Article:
From Logic Sniffer

LogicSniffer: Hardware

Openbench Logic Sniffer (OLS) is an open source logic analyzer. Itís designed to support the SUMP logic analyzer software at the lowest possible cost.

Summary

Hardware Subsections

USB

The FPGA only communicates over a serial port, so we used a USB microcontroller to convert the serial IO to a USB virtual serial port. The entire chain is upgradable through the USB connection. The microcontroller can program updated logic analyzer designs into the SPI flash data chip, and the microcontroller can also be updated from its USB bootloader.

We chose a USB microcontroller over a dedicated USB interface chip. A low pincount PIC was cheaper than most other USB bridge options. Itís USB 2.0 compliant, and can transfer data at up to 12Mbps. Weíre using it with the completely open virtual serial port CDC interface, so it will work on almost any platform without proprietary drivers. The PIC can also implement other USB transfer protocols with a firmware update, faster connection methods can be supported when someone adds support for them to the SUMP client software.

Power supply

The board is intended to be powered by the 5volt supply from a USB port. Three regulators provide the three supply rails required by the circuit. All the chips require a 3.3volt supply (VR1), the FPGA also requires a 1.2volt (VR3) and 2.5volt (VR2) supply. As recommended by the datasheet, thereís a 10uF capacitor (C27) on the supply line, and each regulator has a 1.0uF capacitor (C1-3) on the output pin.

PIC Microcontroller

The ROM chip has an SPI interface that connects to the FPGA, the PIC microcontroller, and an external programming header.

Microcontroller
Microcontroller

A PIC 18F24J50 microcontroller (IC1) is the interface glue. It has these functions:

Xilinx FPGA

FPGA
FPGA

A Xilinx Spartan 3E field programmable gate array (FPGA) is the central component of the logic analyzer. The FPGA samples data from 16 buffered and 16 unbuffered IO pins, and stores the samples in internal RAM. The samples are later dumped out a serial UART to the PIC, and from the PIC to a computer via USB.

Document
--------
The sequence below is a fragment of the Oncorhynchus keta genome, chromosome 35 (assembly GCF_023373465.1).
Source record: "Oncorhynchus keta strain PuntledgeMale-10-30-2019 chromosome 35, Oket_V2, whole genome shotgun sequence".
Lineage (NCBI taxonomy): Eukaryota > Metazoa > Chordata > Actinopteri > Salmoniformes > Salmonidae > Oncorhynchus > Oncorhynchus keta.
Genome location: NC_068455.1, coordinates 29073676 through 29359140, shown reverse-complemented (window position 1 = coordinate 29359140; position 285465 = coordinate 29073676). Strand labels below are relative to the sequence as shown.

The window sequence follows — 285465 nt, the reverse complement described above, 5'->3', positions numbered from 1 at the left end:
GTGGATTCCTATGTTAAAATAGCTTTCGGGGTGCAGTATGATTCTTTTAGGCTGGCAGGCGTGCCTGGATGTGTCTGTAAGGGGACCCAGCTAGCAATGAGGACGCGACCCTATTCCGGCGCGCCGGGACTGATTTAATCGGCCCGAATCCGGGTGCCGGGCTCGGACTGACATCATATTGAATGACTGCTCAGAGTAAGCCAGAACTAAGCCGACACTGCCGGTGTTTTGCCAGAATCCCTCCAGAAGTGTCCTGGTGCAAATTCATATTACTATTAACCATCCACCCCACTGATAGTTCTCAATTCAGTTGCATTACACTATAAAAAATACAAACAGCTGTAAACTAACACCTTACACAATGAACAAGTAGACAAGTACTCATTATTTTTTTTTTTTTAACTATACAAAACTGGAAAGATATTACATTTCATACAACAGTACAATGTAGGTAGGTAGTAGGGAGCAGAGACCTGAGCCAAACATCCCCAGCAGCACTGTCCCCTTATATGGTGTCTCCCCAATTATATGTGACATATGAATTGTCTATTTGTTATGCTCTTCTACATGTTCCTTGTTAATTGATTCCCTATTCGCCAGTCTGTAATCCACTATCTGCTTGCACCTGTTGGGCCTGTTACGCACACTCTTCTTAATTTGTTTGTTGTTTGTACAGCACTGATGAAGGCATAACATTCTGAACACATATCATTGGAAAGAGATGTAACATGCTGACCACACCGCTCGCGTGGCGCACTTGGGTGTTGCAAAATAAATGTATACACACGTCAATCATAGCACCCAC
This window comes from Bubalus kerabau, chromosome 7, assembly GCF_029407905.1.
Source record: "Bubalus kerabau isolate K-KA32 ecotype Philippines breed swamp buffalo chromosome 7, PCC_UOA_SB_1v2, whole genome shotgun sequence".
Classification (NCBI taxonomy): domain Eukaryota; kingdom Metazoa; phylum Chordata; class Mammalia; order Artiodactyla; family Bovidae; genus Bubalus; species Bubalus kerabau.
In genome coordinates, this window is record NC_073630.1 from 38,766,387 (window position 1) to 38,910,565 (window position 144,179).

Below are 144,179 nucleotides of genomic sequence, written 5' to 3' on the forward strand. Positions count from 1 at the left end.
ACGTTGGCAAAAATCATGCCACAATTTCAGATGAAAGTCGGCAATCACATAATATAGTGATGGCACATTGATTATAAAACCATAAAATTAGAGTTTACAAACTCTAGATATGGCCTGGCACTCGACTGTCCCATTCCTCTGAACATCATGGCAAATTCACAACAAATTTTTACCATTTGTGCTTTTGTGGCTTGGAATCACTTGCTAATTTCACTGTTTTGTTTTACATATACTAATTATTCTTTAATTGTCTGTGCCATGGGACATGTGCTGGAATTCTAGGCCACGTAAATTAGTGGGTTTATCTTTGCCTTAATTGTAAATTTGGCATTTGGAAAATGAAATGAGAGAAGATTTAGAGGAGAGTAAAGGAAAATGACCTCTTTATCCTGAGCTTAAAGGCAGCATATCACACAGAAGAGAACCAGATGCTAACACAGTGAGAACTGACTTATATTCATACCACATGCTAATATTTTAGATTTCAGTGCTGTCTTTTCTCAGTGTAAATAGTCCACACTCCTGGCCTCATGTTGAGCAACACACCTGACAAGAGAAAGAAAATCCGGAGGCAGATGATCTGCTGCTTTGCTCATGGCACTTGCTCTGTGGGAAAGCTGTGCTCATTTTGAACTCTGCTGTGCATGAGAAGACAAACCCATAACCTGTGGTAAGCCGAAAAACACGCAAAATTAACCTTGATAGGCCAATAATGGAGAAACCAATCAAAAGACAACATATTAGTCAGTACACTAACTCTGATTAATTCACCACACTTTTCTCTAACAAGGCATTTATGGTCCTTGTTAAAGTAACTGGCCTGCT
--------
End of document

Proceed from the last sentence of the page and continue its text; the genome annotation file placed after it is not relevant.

The FPGA (IC3) requires three different power supplies. The core requires 1.2volts and 2.5volts, and the IO pins run at 3.3volts. Each supply pin gets a 0.1uF decoupling capacitor (C11-26). We brought the JTAG programming and debugging connection to a header in the interior of the PCB. The JTAG header provides 2.5V to external JTAG programmers to satisfy the Spartan 3Eís requirements for 2.5V on the dedicated JTAG pins.

5V Tolerant Header

We also brought the one of the hardware UARTs to a header. The pins are 5volt tolerant, and can be interfaced at up to 5volts without damaging the PIC. This header can be used for a Ďclassicí serial port connection. The board can also be powered through the UART header supply pins.

Wing Header

Wing Header
Wing Header

A wing is an accessory for the Gadget Factory Butterfly Platform development board. It uses a standardized header and pinout. The header has 16bits of 3.3volt IO, and 2.5, 3.3, and 5volt power supplies.

We added a wing header to the OLS so it can use accessories developed on the Butterfly Platform, like a digital sampling oscilloscope. This has the added benefit of making the OLS compatible with a bunch of existing Butterfly Platform accessories.

ROM

ROM
ROM

The FPGA programs itself with a bitstream stored in a 4Mbit AT45DB041D SPI flash storage chip (IC2), we refer to it as a ROM. We previously demonstrated this chip with the Bus Pirate. Itís powered by the 3.3volt supply, and requires a 0.1uF capacitor (C10) on the supply pin. The XC3S250E bitstream will fit into a 2Mbit flash chip, but only 4Mbit chips were available when we sourced parts.

The ROM chip has an SPI interface that connects to the FPGA, the PIC microcontroller, and an external programming header.

Clock/trigger headers

Clock/trigger headers
Clock/trigger headers

The logic analyzer can sync with other test equipment and should allow OLSís to be daisy chained together for more channels. It can be driven by an external clock and trigger, and it also outputs its internal clock and trigger. You can tap these signals from the some-what awkwardly placed pin block in the middle of the PCB. The external clock input had to be on an FPGA global clock pin, this was the best possible location to access it because no sensitive high-speed signals were routed across other traces.

Retrieved from http://logicsniffer.gadgetfactory.net/index.php?n=LogicSniffer.Hardware
Page last modified on September 06, 2011, at 12:54 PM